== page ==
The Philharmonic was joined on the first half of the concert by Austrian pianist Rudolf Buchbinder for Brahms' Piano Concerto No. 1. Buchbinder, 70, played with the clean lines and sharp attack of someone half his age. The crowd went crazy, and Buchbinder rewarded us with a virtuosic performance of Grünfeld's “Soirée de Vienne,” paraphrasing waltzes from Johann Strauss' Die Fledermaus.  

After intermission, the Philharmonic returned with Schubert's 8th "Unfinished" symphony. How many times has the VPO played this concert staple? No matter: they played it with the freshness and vitality as if they were seeing it for the first time. From the dark, brooding opening to the pastoral Andante, the Philharmonic demonstrated their clear command of Schubert's music. 

The concert ended with Bartók's exotic, eerie Miraculous Mandarin, which tells the macabre, sordid tale of a brutal murder at the hands of a prostitute in captivity. Bartók's primal, propulsive, occasionally ecstatic music brought to mind Stravinsky's Rite of Spring, written five years earlier. After, the Philharmonic played one of their more familiar encores: a polka by Josef Strauss.

Sunday, 2/26/17

Vienna PhilAt the start of Sunday’s matinee performance, Welser-Möst raised his baton and we heard…nothing. What was happening? Was the orchestra about to perform John Cage’s iconic 4’33, where performers to take the stage and play nothing for four and a half minutes? No, they were actually performing the music of their fellow Viennese Arnold Schoenberg’s Verklärte Nacht, Op. 4. The sound from the strings materialized from absolutely nothing before swelling to a yearning crescendo moments later. That level of control over dynamics is just another testament to this orchestra’s prowess - and precisely what we expect from them.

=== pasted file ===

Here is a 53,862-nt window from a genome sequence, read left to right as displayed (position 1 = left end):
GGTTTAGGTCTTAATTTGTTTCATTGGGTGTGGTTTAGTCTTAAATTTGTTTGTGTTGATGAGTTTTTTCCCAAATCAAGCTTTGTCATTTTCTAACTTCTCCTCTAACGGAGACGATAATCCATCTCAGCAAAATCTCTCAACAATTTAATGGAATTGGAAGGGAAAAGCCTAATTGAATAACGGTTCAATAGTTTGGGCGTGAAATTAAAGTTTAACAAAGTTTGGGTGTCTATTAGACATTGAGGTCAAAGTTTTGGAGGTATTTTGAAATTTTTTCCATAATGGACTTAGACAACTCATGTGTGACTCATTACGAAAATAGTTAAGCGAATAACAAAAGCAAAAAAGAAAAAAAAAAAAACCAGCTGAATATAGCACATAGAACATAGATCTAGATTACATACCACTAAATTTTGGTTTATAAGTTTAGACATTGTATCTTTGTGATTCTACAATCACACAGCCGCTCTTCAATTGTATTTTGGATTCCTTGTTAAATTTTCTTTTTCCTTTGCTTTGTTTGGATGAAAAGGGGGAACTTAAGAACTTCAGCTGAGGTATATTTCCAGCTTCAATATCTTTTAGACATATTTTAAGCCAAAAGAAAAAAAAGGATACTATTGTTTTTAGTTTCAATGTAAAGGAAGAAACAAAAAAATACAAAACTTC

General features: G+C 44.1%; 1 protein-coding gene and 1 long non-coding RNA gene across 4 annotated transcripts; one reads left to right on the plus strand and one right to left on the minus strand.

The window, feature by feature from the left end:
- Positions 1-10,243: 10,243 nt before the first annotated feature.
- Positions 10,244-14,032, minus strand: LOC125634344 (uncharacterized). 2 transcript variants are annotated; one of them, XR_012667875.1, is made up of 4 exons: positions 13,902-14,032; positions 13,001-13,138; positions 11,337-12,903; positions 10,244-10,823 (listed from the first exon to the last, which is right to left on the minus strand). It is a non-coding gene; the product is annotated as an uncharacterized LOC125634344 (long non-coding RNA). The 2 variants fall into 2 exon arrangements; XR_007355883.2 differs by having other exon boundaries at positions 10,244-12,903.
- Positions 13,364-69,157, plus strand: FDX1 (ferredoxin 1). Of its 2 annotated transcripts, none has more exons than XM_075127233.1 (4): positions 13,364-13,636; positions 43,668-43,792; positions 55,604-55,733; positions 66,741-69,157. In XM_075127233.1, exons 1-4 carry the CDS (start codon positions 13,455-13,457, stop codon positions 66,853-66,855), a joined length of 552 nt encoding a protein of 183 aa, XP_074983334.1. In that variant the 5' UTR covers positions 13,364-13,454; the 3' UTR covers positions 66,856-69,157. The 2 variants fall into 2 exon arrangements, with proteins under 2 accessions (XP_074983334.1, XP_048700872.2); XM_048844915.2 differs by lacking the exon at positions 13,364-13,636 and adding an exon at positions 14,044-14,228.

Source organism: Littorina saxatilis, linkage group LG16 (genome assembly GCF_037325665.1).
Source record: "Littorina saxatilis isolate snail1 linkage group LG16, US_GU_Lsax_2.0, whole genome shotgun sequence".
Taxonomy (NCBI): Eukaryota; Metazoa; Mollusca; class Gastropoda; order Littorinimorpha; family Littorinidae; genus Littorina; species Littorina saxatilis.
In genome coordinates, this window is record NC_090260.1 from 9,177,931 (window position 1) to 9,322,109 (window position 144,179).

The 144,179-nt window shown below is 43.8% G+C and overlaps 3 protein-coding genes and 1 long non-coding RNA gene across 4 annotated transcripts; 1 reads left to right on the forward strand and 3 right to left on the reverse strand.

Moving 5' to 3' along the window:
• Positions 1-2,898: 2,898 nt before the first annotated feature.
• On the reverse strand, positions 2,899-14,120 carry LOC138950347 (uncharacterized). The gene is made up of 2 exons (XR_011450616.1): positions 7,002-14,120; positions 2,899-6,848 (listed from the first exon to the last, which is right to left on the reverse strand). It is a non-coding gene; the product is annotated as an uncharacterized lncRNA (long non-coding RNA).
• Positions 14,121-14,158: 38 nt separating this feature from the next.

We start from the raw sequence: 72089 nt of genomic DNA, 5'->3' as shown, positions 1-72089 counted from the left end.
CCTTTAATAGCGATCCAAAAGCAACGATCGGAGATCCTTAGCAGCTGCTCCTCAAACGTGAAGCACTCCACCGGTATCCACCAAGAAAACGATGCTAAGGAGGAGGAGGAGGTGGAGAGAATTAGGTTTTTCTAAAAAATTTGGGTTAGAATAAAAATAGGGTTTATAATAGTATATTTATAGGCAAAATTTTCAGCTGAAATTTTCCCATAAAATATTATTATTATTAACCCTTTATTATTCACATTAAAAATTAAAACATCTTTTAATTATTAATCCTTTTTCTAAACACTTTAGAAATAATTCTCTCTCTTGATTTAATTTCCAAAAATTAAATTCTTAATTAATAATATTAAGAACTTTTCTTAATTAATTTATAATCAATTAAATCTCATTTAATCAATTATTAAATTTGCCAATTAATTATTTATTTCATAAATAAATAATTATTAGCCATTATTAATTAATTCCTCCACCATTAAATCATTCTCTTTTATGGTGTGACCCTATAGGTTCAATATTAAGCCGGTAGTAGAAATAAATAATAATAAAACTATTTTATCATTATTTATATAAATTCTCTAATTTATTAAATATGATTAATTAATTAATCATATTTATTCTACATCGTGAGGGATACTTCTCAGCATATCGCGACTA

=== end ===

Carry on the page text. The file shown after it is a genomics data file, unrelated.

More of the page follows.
Among the pantheon of Vienna composers, Schoenberg stands apart for his revolutionary 12 tone system, defying centuries of compositional convention. Verklärte Nacht, however, was not only tonal, but deeply sensitive and steeped in the Romantic tradition. There were elements in the work that signaled Schoenberg’s later transition into atonalism, like odd dissonances and note clusters. The basses hammered out deeply low, indistinguishable tremolos, something akin to thunder. But, the real life-force of the work was its huge range of dynamics, and the Vienna Phil delivered the expressivity of the music down to the finest detail. 

Franz Schubert’s Symphony No. 9 in C Major ("Great") filled out the remainder of the program. While Verklärte Nacht consisted exclusively of strings, Schubert added winds, horns, and percussion, providing some welcome sonic punch on a sleepy Sunday afternoon.  The fifty-five minute work moved at a quick clip, and the orchestra delivered it with all the enthusiasm the piece inspires — heads nodded, bodies swayed and even bounced in time throughout. Robert Schumann discovered this symphony in a forgotten box years after Schubert’s death, and initially conductors received it unenthusiastically. Eventually, musicians came to appreciate its song-like elements and simplicity within a Sonata format. In any case, Welser-Möst and the Philharmonic were clearly feeling it's joy. As were we.

DSC06332More pics on the photo page.